Agriculture or Horticulture apprentices will gain communication skills. image of three AI faming robots in a field tending to plants
Three AI farming robots in a field tending to plants – copyright James Baltz,

5. Personal Development As You Become An Agriculture Or Horticulture Advisor

This apprenticeship will enable students to understand their preferred working and learning styles so that they can be more efficient with their time and are actively encouraged to seek out feedback to help them develop their professionalism. Time management skills will also be developed so that apprentices can plan effectively for the short, medium and long term whilst gaining a flexible mindset so they can overcome any unforeseen obstacles or challenges and re-prioritise tasks when necessary. 

By the end of the apprenticeship skills such as self-reflection and evaluation will be second nature to an apprentice who will be able to identify successes and areas for improvement and how best to achieve goals and optimum outcomes on projects.

 image shows a man watering in a commercial greenhouse
Watering in a commercial greenhouse – Zoe Schaeffer,

6. Learn Management Skills

Through self-development apprentices will be able to recognise different ways of working and preferred methods of communicating, enabling them to facilitate the best working environment and training for others. Apprentices will also be able to support a wider team to meet deadlines and manage workloads and help more junior co-workers create personal development plans, sharing their knowledge, expertise and best practice with them. 

Apprentices will learn how to employ active listening, ask appropriate questions and influence others in order to gain relevant information and reach the best solution for the farmer or grower and guide stakeholders to the most effective outcome.

7. Agriculture And Horticulture Policy And Legislation Made Easy

Through integrated learning, apprentices will gain comprehensive understanding of policies and legislation that affect the agricultural sector and how any national or international changes will impact the nature of their work. This is essential learning as a large part of an adviser’s career is to provide guidance on  best practices and how farmers and growers can maximise yields whilst complying with legislation, regulations and environmental policy. 

Health and safety and risk analysis is incredibly important for an advisor to understand thoroughly as industrial chemicals will be a part of their work, from storing materials correctly to being able to read labels and symbols to providing necessary reports, apprentices learn all aspects of this so that they can do their job safely, protecting themselves and others.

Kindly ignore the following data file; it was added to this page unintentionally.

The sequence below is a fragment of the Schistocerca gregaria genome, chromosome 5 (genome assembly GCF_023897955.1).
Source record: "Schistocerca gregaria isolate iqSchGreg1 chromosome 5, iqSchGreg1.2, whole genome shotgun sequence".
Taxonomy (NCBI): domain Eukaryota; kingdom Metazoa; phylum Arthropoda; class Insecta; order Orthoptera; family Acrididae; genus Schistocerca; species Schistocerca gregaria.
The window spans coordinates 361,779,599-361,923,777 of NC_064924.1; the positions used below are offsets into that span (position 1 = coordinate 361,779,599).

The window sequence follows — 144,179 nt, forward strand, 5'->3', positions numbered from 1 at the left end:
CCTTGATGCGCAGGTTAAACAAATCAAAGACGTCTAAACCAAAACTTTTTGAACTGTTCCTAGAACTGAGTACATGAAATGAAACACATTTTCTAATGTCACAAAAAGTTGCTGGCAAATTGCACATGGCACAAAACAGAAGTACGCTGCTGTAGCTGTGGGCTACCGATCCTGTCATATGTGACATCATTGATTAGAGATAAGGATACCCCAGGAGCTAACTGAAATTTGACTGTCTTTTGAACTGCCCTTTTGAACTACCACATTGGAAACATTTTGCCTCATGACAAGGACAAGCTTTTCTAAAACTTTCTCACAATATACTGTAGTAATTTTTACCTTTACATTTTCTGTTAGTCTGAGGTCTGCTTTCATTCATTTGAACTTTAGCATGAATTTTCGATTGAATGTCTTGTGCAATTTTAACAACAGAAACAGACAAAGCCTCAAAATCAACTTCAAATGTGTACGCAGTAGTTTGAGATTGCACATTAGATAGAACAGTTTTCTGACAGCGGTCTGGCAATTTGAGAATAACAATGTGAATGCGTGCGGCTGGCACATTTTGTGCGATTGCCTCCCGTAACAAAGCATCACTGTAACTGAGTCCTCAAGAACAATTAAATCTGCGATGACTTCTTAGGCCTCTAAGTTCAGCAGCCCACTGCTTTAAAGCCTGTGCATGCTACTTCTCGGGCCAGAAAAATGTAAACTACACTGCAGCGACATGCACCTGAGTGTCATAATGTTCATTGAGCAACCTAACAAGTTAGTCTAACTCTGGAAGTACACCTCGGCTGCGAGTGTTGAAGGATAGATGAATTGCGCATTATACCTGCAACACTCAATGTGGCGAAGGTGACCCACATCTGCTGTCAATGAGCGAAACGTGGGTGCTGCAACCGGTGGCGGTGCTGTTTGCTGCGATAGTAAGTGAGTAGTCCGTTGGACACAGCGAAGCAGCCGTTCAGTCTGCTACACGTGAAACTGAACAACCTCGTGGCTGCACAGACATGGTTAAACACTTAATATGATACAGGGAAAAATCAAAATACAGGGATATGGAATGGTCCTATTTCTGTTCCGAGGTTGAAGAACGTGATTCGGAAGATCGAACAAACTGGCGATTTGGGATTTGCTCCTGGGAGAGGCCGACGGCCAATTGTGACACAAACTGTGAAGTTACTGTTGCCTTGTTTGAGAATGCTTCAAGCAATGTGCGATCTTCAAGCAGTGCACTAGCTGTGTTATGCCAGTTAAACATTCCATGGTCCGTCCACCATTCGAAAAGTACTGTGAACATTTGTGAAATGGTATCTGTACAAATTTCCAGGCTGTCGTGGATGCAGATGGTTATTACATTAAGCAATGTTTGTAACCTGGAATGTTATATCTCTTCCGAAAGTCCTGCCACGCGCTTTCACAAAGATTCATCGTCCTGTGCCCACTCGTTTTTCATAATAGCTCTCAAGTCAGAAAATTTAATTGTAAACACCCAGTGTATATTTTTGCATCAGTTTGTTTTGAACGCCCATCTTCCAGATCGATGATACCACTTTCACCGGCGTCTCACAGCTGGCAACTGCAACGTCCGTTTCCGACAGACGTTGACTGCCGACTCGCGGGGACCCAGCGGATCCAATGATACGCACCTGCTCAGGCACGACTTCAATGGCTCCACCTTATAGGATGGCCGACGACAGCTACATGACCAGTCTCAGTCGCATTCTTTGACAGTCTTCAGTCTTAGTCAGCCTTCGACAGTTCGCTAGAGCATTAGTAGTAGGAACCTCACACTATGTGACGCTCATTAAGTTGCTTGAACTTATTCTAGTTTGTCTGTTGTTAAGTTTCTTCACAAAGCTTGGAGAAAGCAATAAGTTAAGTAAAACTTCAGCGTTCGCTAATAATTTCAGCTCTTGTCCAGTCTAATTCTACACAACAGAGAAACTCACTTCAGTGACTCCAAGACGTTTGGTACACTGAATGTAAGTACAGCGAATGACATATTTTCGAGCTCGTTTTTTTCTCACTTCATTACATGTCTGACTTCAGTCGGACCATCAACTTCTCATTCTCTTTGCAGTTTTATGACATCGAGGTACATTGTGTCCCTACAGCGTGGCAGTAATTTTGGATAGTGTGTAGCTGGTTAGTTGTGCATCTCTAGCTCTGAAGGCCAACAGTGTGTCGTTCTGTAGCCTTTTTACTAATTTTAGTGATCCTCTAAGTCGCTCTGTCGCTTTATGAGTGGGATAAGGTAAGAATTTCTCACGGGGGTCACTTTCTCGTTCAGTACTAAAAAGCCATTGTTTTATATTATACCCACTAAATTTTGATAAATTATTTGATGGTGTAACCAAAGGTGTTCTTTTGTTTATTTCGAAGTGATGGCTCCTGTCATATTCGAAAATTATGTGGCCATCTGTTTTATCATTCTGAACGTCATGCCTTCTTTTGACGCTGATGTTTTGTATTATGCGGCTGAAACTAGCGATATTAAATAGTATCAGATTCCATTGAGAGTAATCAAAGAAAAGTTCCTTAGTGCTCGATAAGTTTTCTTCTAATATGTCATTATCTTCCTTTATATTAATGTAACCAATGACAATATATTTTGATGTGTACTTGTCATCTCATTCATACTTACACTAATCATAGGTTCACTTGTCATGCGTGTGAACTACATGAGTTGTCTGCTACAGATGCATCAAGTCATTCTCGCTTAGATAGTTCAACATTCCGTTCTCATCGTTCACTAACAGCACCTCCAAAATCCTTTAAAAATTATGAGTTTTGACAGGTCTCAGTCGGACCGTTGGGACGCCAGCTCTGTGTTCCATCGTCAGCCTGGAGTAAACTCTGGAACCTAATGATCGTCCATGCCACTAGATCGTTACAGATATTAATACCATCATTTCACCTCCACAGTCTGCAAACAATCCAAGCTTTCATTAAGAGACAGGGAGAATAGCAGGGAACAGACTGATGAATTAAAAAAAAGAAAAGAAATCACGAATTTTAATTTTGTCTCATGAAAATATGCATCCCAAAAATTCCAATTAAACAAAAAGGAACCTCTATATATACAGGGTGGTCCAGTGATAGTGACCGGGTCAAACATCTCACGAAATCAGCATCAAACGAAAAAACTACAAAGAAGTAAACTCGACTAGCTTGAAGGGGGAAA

image shows seedlings being tended by a horticulturalist
Seedlings being tended by a horticulturalist – copyright Joshua Lanzarini,

8. Commercial Business Knowledge

Commercial business management skills for running farms and nurseries alongside financial land management will become second nature to apprentices as they learn during the course. Graduates will be able to calculate costs, negotiate and understand the financial implications of their advice and decision making and how it can impact on farmers and growers. 

An apprentice will gain a working knowledge of how to deliver on business outcomes in appropriate time-frames without compromising business values or culture whilst remaining GDPR compliant.

9. Environmental Challenges And Problem Solving

Uncontrollable variables such as the weather, seasonality and climate change are inevitable challenges that an agricultural or horticultural advisor must attempt to mitigate whether through working with nature or taking steps to move crops into controllable environments such as glasshouses. 

An example of the type of work an apprentice might undertake to overcome poor crop growth might involve taking a soil sample and analysing it in a laboratory environment to understand pH, soil type, erosion and nutrient deficiencies. The apprentice will explore if the soil can be treated to improve harvests or if a different type of crop should be grown instead, weighing up the pros and cons to advise the farmer or grower appropriately.

Apprentices will explore how to overcome major pests that threaten UK crops and minimise damage whilst avoiding the development of pesticide resistant strains of weeds, insects and diseases, a difficult balance to find.

Agriculture or Horticulture apprentices will learn about environmental challenges. Image shows a lavender field with a red telephone box
lavender field with red telephone box – copyright Abhishek Banik,

10. Digital Systems

Digital systems such as Management Information Systems have become an integral part of modern farming and enable agriculturalists to record and analyse data to make scientific decisions and implement strategies based on the results. An apprentice will be able to deliver the best solutions for farmers and growers through their understanding of these digital systems, producing comprehensive reports for clients that deliver tangible results, improving yields for everyone.